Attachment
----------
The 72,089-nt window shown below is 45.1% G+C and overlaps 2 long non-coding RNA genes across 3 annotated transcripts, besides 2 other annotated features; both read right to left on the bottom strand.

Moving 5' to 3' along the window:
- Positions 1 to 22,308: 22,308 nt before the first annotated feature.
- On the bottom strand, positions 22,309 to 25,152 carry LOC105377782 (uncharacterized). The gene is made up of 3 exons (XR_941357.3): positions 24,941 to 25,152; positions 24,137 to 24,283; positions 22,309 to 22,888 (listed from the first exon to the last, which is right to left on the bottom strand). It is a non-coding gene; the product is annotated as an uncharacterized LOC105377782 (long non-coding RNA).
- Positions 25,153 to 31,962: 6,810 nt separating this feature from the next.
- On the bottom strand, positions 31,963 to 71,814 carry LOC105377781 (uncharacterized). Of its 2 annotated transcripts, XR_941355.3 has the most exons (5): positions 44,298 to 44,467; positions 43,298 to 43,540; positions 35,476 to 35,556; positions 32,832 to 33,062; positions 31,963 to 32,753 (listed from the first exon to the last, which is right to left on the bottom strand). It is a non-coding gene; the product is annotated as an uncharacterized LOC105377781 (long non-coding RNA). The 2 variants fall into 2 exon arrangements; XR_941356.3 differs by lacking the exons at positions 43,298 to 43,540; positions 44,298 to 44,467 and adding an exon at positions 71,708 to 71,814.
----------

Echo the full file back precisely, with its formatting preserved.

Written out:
The 72,089-nt window shown below is 45.1% G+C and overlaps 2 long non-coding RNA genes across 3 annotated transcripts, besides 2 other annotated features; both read right to left on the bottom strand.

Moving 5' to 3' along the window:
- Positions 1 to 22,308: 22,308 nt before the first annotated feature.
- On the bottom strand, positions 22,309 to 25,152 carry LOC105377782 (uncharacterized). The gene is made up of 3 exons (XR_941357.3): positions 24,941 to 25,152; positions 24,137 to 24,283; positions 22,309 to 22,888 (listed from the first exon to the last, which is right to left on the bottom strand). It is a non-coding gene; the product is annotated as an uncharacterized LOC105377782 (long non-coding RNA).
- Positions 25,153 to 31,962: 6,810 nt separating this feature from the next.
- On the bottom strand, positions 31,963 to 71,814 carry LOC105377781 (uncharacterized). Of its 2 annotated transcripts, XR_941355.3 has the most exons (5): positions 44,298 to 44,467; positions 43,298 to 43,540; positions 35,476 to 35,556; positions 32,832 to 33,062; positions 31,963 to 32,753 (listed from the first exon to the last, which is right to left on the bottom strand). It is a non-coding gene; the product is annotated as an uncharacterized LOC105377781 (long non-coding RNA). The 2 variants fall into 2 exon arrangements; XR_941356.3 differs by lacking the exons at positions 43,298 to 43,540; positions 44,298 to 44,467 and adding an exon at positions 71,708 to 71,814.